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Household Crowding During Childhood and Long-Term Education Outcomes

Author

Listed:
  • Leonard M. Lopoo

    () (Syracuse University)

  • Andrew S. London

    () (Syracuse University)

Abstract

Abstract Household crowding, or having more household members than rooms in one’s residence, could potentially affect a child’s educational attainment directly through a number of mechanisms. We use U.S. longitudinal data from the Panel Study of Income Dynamics to derive new measures of childhood crowding and estimate negative associations between crowding during one’s high school years and, respectively, high school graduation by age 19 and maximum education at age 25. These negative relationships persist in multivariate models in which we control for the influence of a variety of factors, including socioeconomic status and housing-cost burden. Given the importance of educational attainment for a range of midlife and later-life outcomes, this study suggests that household crowding during one’s high school years is an engine of cumulative inequality over the life course.

Suggested Citation

  • Leonard M. Lopoo & Andrew S. London, 2016. "Household Crowding During Childhood and Long-Term Education Outcomes," Demography, Springer;Population Association of America (PAA), vol. 53(3), pages 699-721, June.
  • Handle: RePEc:spr:demogr:v:53:y:2016:i:3:d:10.1007_s13524-016-0467-9
    DOI: 10.1007/s13524-016-0467-9
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    References listed on IDEAS

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    1. Leonard M. Lopoo, 2005. "Maternal employment and teenage childbearing: Evidence from the PSID," Journal of Policy Analysis and Management, John Wiley & Sons, Ltd., vol. 24(1), pages 23-46.
    2. Newman, Sandra J. & Holupka, C. Scott, 2014. "Housing affordability and investments in children," Journal of Housing Economics, Elsevier, vol. 24(C), pages 89-100.
    3. Goux, Dominique & Maurin, Eric, 2005. "The effect of overcrowded housing on children's performance at school," Journal of Public Economics, Elsevier, vol. 89(5-6), pages 797-819, June.
    4. Dale Dannefer, 2003. "Cumulative Advantage/Disadvantage and the Life Course: Cross-Fertilizing Age and Social Science Theory," Journals of Gerontology: Series B, Gerontological Society of America, vol. 58(6), pages 327-337.
    5. Jon Hendricks, 2012. "Considering Life Course Concepts," Journals of Gerontology: Series B, Gerontological Society of America, vol. 67(2), pages 226-231.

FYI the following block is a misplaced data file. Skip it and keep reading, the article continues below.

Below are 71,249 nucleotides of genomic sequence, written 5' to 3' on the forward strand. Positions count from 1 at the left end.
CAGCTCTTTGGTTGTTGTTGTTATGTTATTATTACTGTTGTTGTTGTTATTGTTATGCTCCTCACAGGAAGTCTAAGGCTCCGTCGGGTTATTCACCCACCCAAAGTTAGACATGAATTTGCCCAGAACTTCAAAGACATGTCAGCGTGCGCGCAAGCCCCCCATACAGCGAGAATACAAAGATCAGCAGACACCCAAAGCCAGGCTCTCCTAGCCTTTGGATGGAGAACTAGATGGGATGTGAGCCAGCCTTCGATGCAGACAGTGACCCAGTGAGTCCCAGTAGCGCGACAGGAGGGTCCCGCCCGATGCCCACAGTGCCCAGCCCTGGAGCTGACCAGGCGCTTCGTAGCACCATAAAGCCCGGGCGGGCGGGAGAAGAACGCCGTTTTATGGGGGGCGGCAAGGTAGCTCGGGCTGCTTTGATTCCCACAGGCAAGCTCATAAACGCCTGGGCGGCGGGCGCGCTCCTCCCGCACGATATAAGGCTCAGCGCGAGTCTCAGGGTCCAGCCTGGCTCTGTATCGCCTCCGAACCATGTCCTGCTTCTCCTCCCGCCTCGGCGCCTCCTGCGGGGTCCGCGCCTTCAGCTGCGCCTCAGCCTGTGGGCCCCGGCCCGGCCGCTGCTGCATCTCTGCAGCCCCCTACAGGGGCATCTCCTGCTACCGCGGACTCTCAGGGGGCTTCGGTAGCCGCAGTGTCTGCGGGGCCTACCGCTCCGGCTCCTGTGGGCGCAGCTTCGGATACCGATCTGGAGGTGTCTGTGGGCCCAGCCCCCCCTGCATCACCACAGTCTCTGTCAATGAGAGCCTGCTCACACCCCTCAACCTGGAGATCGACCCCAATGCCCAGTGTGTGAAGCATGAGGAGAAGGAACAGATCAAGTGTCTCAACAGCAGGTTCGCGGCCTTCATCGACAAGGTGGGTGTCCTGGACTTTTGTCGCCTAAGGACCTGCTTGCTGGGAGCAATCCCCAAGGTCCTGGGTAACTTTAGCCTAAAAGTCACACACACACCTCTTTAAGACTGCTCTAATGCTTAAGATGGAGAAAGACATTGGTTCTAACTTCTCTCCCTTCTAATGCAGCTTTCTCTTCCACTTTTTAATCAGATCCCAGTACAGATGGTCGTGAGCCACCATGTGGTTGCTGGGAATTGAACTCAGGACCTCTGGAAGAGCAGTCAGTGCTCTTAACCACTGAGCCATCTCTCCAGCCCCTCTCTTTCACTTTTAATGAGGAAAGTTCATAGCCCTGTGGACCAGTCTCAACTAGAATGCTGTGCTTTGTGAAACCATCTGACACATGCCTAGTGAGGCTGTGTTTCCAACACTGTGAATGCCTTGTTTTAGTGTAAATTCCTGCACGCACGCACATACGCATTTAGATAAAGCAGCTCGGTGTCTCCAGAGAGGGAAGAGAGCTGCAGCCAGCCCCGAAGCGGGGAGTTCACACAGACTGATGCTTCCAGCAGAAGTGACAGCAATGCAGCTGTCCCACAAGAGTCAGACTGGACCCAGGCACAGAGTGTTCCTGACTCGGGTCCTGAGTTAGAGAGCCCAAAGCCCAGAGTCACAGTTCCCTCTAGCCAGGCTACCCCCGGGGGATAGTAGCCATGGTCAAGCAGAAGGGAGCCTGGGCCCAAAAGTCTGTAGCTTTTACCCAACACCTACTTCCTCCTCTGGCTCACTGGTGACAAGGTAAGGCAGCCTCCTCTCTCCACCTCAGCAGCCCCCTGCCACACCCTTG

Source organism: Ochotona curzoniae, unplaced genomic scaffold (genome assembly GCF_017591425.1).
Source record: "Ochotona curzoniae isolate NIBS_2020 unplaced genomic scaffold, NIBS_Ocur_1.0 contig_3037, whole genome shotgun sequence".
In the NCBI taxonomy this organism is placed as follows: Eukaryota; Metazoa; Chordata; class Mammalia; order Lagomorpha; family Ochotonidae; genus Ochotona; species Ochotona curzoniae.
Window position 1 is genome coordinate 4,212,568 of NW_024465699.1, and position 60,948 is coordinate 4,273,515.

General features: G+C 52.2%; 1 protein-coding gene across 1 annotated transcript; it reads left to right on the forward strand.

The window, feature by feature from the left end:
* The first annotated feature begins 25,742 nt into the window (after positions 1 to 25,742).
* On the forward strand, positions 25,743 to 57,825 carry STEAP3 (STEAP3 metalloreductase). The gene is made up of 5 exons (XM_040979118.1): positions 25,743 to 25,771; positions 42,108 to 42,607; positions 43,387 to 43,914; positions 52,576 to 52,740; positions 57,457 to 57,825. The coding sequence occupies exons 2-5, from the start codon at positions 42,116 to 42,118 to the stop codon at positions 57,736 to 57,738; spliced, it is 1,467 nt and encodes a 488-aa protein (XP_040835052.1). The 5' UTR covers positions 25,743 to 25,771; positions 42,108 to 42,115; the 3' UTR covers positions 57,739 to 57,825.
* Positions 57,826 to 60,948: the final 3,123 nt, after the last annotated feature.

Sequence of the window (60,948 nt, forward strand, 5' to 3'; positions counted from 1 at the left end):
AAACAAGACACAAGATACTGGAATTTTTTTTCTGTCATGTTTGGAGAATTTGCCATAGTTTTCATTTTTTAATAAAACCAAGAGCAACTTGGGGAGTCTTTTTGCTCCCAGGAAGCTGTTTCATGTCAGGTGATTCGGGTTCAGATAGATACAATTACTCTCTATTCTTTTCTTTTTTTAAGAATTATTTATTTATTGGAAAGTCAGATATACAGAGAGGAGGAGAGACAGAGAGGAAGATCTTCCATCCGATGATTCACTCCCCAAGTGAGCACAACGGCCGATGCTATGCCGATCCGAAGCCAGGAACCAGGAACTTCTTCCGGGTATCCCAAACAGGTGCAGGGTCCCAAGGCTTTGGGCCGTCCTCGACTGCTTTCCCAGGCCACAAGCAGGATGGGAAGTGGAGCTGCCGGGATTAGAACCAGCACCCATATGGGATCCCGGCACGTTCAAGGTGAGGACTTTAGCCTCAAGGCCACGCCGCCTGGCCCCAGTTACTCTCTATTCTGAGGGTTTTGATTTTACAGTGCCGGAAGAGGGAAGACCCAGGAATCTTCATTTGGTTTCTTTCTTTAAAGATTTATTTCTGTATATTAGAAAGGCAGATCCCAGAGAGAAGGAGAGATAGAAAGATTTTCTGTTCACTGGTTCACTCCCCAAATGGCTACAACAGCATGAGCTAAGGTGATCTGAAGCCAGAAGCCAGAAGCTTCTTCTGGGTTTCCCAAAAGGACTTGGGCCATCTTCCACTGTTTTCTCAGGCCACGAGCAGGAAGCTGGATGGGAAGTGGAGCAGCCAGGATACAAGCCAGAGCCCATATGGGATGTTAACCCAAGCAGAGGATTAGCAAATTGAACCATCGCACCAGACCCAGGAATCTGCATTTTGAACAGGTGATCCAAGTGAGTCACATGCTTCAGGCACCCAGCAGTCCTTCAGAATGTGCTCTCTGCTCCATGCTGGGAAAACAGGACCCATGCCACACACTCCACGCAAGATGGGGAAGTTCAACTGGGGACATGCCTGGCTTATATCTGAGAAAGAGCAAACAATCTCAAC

6. Leventhal, Tama & Newman, Sandra, 2010. "Housing and child development," Children and Youth Services Review, Elsevier, vol. 32(9), pages 1165-1174, September.
    7. C. Scott Holupka & Sandra J. Newman, 2011. "The housing and neighborhood conditions of America's children: patterns and trends over four decades," Housing Policy Debate, Taylor & Francis Journals, vol. 21(2), pages 215-245, March.
    8. Schuetz, Jenny & Been, Vicki & Ellen, Ingrid Gould, 2008. "Neighborhood effects of concentrated mortgage foreclosures," Journal of Housing Economics, Elsevier, vol. 17(4), pages 306-319, December.
    9. Lisa Gennetian & Leonard Lopoo & Andrew London, 2008. "Maternal work hours and adolescents’ School outcomes among low-income families in four urban counties," Demography, Springer;Population Association of America (PAA), vol. 45(1), pages 31-53, February.
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    Cited by:

    1. repec:spr:demogr:v:56:y:2019:i:4:d:10.1007_s13524-019-00791-5 is not listed on IDEAS
    2. repec:jes:journl:y:2019:v:10:p:5-24 is not listed on IDEAS
    3. Carolyn A. Liebler & Sonya R. Porter & Leticia E. Fernandez & James M. Noon & Sharon R. Ennis, 2017. "America’s Churning Races: Race and Ethnicity Response Changes Between Census 2000 and the 2010 Census," Demography, Springer;Population Association of America (PAA), vol. 54(1), pages 259-284, February.
    4. repec:spr:demogr:v:55:y:2018:i:3:d:10.1007_s13524-018-0666-7 is not listed on IDEAS
    5. Natasha Pilkauskas & Katherine Michelmore, 2017. "Does the Earned Income Tax Credit Reduce Housing Instability?," Working Papers wp18-01-ff, Princeton University, Woodrow Wilson School of Public and International Affairs, Center for Research on Child Wellbeing..

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    Keywords

    Crowding; Education; Childhood; Life course;

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